2:31 p.m. After building up his case for the crisis, Mr. Trump declared he is announcing a national public health emergency.
This still falls short of the national emergency he said he would declare in August. The president said states will receive aid much faster than they have in the past.
A final report will come in from the opioid commission next week, Mr. Trump said, on recommendations for dealing with the crisis.
“But I want the American people to know the federal government is aggressively fighting the opioid epidemic on all fronts,” he said.
2:30 p.m. Mr. Trump called the epidemic a “national health emergency.”
“We can be the generation that ends the opioid epidemic, we can do it,” Mr. Trump said.
Trump: This is the worst drug crisis in America’s history
2:26 p.m. The president called the ongoing opioid epidemic the worst drug crisis in America’s history, and perhaps, in the world.
“Addressing it will require all of our effort,” Mr. Trump said.
More people are dying from drug overdoses today than from gun homicides and vehicle incidents alike, he said.
“The United States is by far the largest consumers of this drug,” Mr. Trump said of opioids.
Opioids deaths have “quadrupled” since 1999, he said.
“Who would have thought,” he said. “No part of our society … has been spared this plague, drug addiction, and this horrible, horrible situation that’s taken place with opioids.”
2:23 p.m. Melania Trump shared the stories of the individuals and families she has gotten to know in recent months.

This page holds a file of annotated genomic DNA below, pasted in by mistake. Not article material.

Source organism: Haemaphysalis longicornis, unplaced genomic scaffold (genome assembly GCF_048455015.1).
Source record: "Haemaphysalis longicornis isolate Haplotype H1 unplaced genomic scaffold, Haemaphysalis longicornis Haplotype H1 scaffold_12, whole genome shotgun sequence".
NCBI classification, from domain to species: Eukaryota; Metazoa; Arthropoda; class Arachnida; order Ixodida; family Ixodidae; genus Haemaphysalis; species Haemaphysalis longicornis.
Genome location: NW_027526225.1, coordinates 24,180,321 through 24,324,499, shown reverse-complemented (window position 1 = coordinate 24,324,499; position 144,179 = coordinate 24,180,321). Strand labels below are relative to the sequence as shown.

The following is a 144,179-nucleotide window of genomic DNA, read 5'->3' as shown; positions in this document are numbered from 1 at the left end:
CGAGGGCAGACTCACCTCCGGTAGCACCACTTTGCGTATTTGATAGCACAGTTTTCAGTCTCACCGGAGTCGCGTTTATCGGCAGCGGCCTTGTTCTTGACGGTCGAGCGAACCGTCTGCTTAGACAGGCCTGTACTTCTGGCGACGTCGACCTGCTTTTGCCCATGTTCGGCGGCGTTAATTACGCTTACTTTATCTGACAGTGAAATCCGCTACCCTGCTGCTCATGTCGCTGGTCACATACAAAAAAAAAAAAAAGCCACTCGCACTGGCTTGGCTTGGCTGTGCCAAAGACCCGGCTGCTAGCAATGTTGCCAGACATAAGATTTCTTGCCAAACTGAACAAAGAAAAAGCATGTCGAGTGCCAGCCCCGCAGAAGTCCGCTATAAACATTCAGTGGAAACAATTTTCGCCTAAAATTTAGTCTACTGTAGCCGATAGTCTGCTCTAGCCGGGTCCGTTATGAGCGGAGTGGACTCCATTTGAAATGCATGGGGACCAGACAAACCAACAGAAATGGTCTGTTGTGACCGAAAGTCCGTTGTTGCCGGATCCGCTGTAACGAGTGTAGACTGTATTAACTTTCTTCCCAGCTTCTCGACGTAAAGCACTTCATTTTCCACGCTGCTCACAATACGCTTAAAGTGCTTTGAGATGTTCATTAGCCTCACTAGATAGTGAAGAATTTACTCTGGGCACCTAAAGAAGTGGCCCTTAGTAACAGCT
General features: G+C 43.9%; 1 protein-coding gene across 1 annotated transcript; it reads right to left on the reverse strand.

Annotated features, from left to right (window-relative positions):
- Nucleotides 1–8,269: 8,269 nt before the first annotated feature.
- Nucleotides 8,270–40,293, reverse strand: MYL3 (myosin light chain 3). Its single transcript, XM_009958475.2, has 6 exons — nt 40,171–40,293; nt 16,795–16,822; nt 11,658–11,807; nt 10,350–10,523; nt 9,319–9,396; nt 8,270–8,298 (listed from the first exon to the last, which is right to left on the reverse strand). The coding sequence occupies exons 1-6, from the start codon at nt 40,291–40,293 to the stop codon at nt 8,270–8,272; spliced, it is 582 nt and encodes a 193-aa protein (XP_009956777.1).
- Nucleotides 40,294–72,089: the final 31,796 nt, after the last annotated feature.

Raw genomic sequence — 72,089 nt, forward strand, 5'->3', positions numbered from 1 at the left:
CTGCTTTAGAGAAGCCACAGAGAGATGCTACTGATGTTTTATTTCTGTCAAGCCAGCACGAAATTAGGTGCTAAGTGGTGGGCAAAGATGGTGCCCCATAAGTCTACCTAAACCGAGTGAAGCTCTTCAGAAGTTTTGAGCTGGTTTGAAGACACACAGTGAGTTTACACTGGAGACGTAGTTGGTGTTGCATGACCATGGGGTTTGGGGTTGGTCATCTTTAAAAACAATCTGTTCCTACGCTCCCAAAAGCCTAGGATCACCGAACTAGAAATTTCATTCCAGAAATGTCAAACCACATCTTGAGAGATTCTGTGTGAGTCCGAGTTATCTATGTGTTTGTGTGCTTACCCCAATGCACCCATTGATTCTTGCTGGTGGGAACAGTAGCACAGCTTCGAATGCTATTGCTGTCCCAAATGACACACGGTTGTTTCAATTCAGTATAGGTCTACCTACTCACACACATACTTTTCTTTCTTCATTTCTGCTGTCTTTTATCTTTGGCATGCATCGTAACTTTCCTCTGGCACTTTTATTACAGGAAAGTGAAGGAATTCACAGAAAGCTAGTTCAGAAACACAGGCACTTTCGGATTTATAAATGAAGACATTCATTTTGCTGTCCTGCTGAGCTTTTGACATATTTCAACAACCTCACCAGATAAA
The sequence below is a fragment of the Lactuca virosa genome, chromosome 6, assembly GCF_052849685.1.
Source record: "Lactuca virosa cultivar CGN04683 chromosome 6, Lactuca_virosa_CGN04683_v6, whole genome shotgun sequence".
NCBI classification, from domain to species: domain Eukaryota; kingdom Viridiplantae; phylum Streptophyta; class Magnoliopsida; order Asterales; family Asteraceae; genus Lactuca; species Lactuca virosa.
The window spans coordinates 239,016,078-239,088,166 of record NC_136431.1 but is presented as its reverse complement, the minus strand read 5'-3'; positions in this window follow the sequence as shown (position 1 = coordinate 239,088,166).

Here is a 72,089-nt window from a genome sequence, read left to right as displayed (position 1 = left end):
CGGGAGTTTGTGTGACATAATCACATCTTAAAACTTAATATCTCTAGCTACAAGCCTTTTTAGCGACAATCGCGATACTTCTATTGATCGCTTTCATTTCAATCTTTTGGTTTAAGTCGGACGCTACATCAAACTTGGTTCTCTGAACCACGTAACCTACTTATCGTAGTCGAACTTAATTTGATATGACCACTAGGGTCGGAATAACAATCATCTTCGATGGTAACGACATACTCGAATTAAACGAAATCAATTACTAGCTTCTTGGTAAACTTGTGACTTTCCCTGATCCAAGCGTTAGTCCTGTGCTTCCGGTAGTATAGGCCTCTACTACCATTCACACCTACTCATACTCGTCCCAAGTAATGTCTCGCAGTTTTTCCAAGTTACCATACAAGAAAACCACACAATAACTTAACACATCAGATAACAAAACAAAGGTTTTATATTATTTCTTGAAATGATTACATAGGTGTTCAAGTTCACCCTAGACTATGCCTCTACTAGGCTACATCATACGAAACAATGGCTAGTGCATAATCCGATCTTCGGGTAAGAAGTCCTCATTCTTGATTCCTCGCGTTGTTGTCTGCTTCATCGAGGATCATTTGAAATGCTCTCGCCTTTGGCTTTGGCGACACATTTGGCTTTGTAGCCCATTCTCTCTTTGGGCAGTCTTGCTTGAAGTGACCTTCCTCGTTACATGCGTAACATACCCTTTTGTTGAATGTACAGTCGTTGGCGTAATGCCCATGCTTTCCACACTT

The first lady said those people have helped her see how sharing stories and speaking out is the only way to break the stigma of drug addiction. She recently visited a facility for babies born addicted to drugs.
“I have learned so much from those brave enough to talk about this epidemic,” Mrs. Trump said.
What she has learned more than anything is that drug addiction can happen to anyone.
“No state has been spared and no demographic has been untouched,” she said.
2:20 p.m. The president and First Lady Melania Trump arrive on stage, to applause. Behind them are a number of people lined up on a separate platform.
Melania Trump spoke first.
“It touches my heart to see the many familiar faces of the people I have been lucky to get to know over the last few months,” she said, thanking people for the “time and strength” it takes to share their stories.
The first lady spoke about how addiction affects children, and how she’s taking steps to help fight the epidemic.
2:12 p.m. President Trump, set to speak at 2 p.m., still has yet to arrive in the East Room.
A number of Cabinet officials and members of Congress are waiting for him in the audience. This is the president’s first public event of the day, and the only thing so far on his schedule aside from an 11 a.m. intelligence briefing.
1:57 p.m. President Trump is expected to take the stage any moment, as the East Room begins to fill. Spotted in the crowd, among others, is New Jersey Gov. Chris Christie. Christie is the chair of the president’s opioids commission.